Jeremy A Miller D.C., M.S, Ronald Hosek D.C., Ph.D., MPH, Robert Rectenwald D.C., Josh Silver D.C., D.A.C.N.B. & G. Stanford Pierce Sr D.C., B.C.A.O.
Journal of Upper Cervical Chiropractic Research ~ October 15, 2018 ~ Pages 33-45
Objective: To determine changes in posturography following a correction of an atlas misalignment utilizing the Advanced Orthogonal (Advo) procedure.
Methods: Nine patients independently seeking care at a chiropractic clinic qualified for the study. The patients underwent additional Computer Dynamic Posturography (CDP) testing, following the modified Clinical Test of Sensory Organization (mCTSIB) protocol. Data collected include stability score (SS), length of sway path (SP), sway ellipse area (EA) and sway velocity (SV). Scan #1 was done prior to adjustment #1. Scan #2 was done 2 days later and scan #3 was done 2 weeks after scan #1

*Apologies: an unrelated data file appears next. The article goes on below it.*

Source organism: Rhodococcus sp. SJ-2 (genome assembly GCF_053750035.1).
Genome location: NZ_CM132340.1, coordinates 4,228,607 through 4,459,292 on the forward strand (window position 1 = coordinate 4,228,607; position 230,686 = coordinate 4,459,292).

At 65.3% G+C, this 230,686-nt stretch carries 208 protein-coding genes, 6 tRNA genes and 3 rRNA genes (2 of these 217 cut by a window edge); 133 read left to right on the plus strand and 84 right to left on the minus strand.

Results: All nine subjects showed improvement between the 1st initial scan and the 3rd final scan in SS, SP, and SV. Eight of the nine subjects showed improvement in EA.
Discussion: Several neurophysiological mechanisms may explain the positive changes. These include distortion of the spinocerebellar tracts, abnormal stress of the suboccipital muscles, and tension of the myodural bridges. The literature shows that having abnormal sensorimotor integration can affect posture control and joint position sense.
Conclusion: Advanced Orthogonal adjustments resulted in measured CDP balance improvement. A larger study, utilizing this method, with an added control group is warranted.
Key Words: Posturography, Advanced Orthogonal, chiropractic, central nervous system, adjustment, upper cervical subluxation, vertebral subluxation, balance, sway, stability, sensorimotor